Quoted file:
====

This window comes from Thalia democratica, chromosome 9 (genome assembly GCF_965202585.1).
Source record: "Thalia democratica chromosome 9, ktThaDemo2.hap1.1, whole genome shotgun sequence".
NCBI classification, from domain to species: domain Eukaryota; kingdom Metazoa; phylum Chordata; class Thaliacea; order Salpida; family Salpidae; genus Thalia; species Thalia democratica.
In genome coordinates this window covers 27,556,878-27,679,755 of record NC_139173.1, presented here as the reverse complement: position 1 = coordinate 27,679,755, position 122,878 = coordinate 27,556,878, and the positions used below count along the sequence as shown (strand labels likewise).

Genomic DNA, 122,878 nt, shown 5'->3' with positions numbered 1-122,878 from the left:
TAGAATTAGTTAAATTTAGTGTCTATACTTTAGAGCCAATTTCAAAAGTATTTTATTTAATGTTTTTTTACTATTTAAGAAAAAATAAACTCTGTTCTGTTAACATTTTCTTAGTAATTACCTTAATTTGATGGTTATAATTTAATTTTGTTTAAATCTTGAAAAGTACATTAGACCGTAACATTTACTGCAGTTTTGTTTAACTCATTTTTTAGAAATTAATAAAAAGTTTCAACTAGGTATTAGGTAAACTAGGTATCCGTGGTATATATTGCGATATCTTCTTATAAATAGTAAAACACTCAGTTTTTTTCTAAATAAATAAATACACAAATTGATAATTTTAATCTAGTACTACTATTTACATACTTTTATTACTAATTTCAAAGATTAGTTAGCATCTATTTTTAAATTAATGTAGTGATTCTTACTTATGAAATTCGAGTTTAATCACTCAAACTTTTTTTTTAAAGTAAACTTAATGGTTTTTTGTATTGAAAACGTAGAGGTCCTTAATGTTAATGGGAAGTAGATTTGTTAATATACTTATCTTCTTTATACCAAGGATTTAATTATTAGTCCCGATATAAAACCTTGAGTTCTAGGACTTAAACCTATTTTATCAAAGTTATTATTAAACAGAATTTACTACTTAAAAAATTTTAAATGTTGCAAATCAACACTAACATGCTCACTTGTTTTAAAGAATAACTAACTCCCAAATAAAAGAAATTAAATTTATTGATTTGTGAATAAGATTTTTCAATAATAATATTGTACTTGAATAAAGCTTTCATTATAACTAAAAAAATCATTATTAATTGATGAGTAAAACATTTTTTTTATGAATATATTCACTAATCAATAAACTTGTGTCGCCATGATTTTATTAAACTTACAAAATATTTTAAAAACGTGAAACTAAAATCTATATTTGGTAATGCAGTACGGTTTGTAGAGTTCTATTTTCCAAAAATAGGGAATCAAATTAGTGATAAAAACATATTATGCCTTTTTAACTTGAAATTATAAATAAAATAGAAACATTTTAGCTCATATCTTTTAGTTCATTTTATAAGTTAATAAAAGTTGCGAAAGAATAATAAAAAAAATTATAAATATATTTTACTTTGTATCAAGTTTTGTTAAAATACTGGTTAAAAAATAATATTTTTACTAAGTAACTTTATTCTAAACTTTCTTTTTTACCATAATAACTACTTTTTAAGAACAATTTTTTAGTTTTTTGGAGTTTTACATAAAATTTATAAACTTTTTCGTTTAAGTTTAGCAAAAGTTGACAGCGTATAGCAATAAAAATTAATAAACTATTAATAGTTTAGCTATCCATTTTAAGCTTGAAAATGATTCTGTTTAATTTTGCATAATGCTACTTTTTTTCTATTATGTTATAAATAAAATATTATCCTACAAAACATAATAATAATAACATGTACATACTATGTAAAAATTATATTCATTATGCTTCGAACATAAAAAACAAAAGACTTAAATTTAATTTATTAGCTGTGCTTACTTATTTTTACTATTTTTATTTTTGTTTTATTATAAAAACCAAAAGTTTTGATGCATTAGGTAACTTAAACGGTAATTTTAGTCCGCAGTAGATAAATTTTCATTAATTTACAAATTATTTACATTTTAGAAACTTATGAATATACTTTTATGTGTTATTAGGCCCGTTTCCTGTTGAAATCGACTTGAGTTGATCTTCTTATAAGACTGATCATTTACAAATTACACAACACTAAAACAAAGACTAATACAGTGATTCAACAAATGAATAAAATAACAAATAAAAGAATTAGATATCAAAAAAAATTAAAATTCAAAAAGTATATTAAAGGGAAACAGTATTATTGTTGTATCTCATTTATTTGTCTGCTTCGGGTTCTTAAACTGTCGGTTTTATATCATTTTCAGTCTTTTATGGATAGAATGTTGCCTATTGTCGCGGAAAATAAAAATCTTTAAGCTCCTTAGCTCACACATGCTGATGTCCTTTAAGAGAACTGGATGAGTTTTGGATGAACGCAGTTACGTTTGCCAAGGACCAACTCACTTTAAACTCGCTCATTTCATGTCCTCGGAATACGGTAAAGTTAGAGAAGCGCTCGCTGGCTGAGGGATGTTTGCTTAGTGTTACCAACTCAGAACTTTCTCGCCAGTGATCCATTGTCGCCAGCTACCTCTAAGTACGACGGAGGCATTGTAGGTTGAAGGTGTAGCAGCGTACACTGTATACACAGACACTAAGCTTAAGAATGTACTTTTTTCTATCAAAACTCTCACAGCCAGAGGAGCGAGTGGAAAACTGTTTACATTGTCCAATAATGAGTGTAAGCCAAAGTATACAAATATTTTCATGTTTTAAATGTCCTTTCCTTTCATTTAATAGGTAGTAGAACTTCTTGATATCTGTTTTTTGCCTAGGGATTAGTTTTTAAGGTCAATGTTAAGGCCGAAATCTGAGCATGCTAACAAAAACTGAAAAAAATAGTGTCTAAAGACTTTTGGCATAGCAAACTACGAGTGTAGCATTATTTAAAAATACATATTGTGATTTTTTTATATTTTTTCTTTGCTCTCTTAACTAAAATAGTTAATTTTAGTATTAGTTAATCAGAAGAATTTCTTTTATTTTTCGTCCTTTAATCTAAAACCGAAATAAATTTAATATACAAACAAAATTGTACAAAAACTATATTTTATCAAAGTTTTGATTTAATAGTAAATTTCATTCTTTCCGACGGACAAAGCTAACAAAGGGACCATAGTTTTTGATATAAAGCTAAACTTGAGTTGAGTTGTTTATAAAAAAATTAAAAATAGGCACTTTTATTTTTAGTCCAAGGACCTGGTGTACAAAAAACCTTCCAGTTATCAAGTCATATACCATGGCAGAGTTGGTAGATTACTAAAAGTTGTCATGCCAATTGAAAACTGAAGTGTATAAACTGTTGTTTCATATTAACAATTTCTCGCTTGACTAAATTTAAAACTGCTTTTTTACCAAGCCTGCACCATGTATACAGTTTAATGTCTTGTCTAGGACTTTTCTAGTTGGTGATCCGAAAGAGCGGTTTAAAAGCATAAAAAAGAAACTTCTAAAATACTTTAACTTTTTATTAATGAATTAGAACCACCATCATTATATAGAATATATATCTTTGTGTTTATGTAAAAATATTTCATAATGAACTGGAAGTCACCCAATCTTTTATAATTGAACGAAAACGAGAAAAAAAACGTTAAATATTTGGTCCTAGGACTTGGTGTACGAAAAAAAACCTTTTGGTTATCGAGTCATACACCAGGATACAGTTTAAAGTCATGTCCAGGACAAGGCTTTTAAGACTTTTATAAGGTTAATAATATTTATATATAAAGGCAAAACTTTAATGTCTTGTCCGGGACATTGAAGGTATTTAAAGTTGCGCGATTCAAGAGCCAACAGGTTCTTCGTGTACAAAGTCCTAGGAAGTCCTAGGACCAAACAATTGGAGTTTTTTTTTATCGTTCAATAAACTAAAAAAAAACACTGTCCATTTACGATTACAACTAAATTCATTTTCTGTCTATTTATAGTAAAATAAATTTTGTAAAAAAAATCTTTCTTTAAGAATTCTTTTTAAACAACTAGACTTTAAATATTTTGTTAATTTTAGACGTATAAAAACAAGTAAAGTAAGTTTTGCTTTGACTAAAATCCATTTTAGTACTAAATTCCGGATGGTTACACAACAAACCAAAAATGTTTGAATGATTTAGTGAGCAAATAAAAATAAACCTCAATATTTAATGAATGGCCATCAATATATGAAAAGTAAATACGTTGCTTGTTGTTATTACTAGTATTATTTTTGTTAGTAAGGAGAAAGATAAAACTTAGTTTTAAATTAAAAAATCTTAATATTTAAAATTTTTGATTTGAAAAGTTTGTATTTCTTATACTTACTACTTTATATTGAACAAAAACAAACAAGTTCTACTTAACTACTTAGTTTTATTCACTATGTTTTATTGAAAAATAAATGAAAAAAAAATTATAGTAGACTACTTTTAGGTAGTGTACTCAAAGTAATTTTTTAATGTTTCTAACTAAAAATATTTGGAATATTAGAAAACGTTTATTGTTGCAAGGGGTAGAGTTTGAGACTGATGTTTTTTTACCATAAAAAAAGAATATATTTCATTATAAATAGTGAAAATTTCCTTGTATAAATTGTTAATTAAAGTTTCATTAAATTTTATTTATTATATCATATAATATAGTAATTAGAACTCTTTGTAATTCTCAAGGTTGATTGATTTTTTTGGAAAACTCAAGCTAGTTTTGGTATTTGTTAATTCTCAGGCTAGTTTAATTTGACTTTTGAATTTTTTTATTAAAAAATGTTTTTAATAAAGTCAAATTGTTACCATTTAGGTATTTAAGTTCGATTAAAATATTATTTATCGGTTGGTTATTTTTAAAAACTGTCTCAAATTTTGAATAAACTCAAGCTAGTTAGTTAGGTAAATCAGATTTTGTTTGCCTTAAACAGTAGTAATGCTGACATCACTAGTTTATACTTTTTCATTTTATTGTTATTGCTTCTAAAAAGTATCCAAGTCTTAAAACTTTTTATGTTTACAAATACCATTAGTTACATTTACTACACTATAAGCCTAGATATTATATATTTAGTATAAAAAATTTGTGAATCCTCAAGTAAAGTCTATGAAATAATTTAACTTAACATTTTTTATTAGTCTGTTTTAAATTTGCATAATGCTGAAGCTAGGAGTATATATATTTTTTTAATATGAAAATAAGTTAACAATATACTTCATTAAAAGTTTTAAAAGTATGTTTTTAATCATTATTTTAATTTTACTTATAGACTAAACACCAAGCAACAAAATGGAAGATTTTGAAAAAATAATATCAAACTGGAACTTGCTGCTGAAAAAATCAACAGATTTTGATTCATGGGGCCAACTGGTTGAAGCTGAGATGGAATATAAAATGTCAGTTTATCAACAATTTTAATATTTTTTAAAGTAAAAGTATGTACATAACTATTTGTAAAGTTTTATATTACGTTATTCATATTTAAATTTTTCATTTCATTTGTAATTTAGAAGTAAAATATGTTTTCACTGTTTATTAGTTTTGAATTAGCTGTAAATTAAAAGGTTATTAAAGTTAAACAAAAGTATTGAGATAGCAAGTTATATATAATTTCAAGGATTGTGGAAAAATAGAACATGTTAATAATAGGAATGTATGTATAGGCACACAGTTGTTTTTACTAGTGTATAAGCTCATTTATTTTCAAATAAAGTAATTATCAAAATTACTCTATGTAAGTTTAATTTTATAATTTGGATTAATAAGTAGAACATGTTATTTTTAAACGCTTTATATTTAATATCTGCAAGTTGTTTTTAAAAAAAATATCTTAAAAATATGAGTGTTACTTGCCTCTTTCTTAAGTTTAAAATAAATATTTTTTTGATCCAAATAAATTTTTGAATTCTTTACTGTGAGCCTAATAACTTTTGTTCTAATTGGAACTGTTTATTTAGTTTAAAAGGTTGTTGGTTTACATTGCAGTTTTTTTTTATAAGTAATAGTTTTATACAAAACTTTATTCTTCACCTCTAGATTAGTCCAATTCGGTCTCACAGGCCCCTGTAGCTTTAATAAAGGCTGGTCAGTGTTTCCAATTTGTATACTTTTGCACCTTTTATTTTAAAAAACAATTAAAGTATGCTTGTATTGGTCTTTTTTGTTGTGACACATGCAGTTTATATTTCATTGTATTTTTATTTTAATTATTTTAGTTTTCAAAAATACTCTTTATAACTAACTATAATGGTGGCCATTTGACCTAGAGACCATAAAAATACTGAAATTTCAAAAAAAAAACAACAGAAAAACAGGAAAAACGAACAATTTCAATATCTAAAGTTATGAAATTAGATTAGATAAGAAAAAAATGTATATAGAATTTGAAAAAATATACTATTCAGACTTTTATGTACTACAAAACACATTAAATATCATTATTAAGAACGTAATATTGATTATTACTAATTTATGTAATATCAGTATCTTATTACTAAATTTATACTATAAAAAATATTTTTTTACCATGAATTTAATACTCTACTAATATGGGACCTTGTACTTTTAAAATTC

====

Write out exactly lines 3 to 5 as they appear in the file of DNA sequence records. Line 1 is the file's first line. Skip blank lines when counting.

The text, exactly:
NCBI classification, from domain to species: domain Eukaryota; kingdom Metazoa; phylum Chordata; class Thaliacea; order Salpida; family Salpidae; genus Thalia; species Thalia democratica.
In genome coordinates this window covers 27,556,878-27,679,755 of record NC_139173.1, presented here as the reverse complement: position 1 = coordinate 27,679,755, position 122,878 = coordinate 27,556,878, and the positions used below count along the sequence as shown (strand labels likewise).

Genomic DNA, 122,878 nt, shown 5'->3' with positions numbered 1-122,878 from the left: